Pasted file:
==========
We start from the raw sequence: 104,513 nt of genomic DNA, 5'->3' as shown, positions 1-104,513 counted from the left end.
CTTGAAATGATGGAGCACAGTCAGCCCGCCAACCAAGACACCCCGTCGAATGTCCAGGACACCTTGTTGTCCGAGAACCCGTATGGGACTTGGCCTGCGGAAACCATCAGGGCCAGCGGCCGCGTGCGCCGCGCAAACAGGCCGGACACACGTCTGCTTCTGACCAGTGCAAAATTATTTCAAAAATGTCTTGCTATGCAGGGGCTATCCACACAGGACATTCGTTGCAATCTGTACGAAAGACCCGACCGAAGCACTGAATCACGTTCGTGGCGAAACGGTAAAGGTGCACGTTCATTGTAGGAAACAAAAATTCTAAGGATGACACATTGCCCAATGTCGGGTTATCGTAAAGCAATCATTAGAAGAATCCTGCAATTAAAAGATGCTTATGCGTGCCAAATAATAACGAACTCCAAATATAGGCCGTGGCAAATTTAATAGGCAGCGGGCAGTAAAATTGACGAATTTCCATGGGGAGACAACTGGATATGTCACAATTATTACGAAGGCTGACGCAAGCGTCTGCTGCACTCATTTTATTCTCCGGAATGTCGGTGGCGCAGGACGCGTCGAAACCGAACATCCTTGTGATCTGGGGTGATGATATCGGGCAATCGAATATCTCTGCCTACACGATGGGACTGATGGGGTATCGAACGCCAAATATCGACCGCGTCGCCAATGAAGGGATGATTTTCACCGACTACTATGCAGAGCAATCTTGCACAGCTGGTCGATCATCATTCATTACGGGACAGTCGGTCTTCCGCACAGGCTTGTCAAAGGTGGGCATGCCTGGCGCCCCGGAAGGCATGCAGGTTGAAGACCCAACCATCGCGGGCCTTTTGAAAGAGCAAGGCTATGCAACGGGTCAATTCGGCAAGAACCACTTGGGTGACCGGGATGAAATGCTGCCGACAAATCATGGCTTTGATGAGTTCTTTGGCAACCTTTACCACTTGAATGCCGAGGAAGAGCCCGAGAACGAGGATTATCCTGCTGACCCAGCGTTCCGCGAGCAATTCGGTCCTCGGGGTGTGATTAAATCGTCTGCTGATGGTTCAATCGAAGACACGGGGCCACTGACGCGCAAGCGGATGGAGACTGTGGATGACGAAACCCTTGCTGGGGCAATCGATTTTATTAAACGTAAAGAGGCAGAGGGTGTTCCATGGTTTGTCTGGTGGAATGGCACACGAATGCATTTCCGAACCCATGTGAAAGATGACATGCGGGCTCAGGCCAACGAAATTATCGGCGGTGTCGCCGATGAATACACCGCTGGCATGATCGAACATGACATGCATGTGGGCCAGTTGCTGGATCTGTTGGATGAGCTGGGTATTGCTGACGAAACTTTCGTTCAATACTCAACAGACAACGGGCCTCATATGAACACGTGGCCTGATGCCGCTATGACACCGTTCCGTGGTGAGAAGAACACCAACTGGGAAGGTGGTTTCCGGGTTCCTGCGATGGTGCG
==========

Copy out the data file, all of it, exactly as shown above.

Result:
We start from the raw sequence: 104,513 nt of genomic DNA, 5'->3' as shown, positions 1-104,513 counted from the left end.
CTTGAAATGATGGAGCACAGTCAGCCCGCCAACCAAGACACCCCGTCGAATGTCCAGGACACCTTGTTGTCCGAGAACCCGTATGGGACTTGGCCTGCGGAAACCATCAGGGCCAGCGGCCGCGTGCGCCGCGCAAACAGGCCGGACACACGTCTGCTTCTGACCAGTGCAAAATTATTTCAAAAATGTCTTGCTATGCAGGGGCTATCCACACAGGACATTCGTTGCAATCTGTACGAAAGACCCGACCGAAGCACTGAATCACGTTCGTGGCGAAACGGTAAAGGTGCACGTTCATTGTAGGAAACAAAAATTCTAAGGATGACACATTGCCCAATGTCGGGTTATCGTAAAGCAATCATTAGAAGAATCCTGCAATTAAAAGATGCTTATGCGTGCCAAATAATAACGAACTCCAAATATAGGCCGTGGCAAATTTAATAGGCAGCGGGCAGTAAAATTGACGAATTTCCATGGGGAGACAACTGGATATGTCACAATTATTACGAAGGCTGACGCAAGCGTCTGCTGCACTCATTTTATTCTCCGGAATGTCGGTGGCGCAGGACGCGTCGAAACCGAACATCCTTGTGATCTGGGGTGATGATATCGGGCAATCGAATATCTCTGCCTACACGATGGGACTGATGGGGTATCGAACGCCAAATATCGACCGCGTCGCCAATGAAGGGATGATTTTCACCGACTACTATGCAGAGCAATCTTGCACAGCTGGTCGATCATCATTCATTACGGGACAGTCGGTCTTCCGCACAGGCTTGTCAAAGGTGGGCATGCCTGGCGCCCCGGAAGGCATGCAGGTTGAAGACCCAACCATCGCGGGCCTTTTGAAAGAGCAAGGCTATGCAACGGGTCAATTCGGCAAGAACCACTTGGGTGACCGGGATGAAATGCTGCCGACAAATCATGGCTTTGATGAGTTCTTTGGCAACCTTTACCACTTGAATGCCGAGGAAGAGCCCGAGAACGAGGATTATCCTGCTGACCCAGCGTTCCGCGAGCAATTCGGTCCTCGGGGTGTGATTAAATCGTCTGCTGATGGTTCAATCGAAGACACGGGGCCACTGACGCGCAAGCGGATGGAGACTGTGGATGACGAAACCCTTGCTGGGGCAATCGATTTTATTAAACGTAAAGAGGCAGAGGGTGTTCCATGGTTTGTCTGGTGGAATGGCACACGAATGCATTTCCGAACCCATGTGAAAGATGACATGCGGGCTCAGGCCAACGAAATTATCGGCGGTGTCGCCGATGAATACACCGCTGGCATGATCGAACATGACATGCATGTGGGCCAGTTGCTGGATCTGTTGGATGAGCTGGGTATTGCTGACGAAACTTTCGTTCAATACTCAACAGACAACGGGCCTCATATGAACACGTGGCCTGATGCCGCTATGACACCGTTCCGTGGTGAGAAGAACACCAACTGGGAAGGTGGTTTCCGGGTTCCTGCGATGGTGCG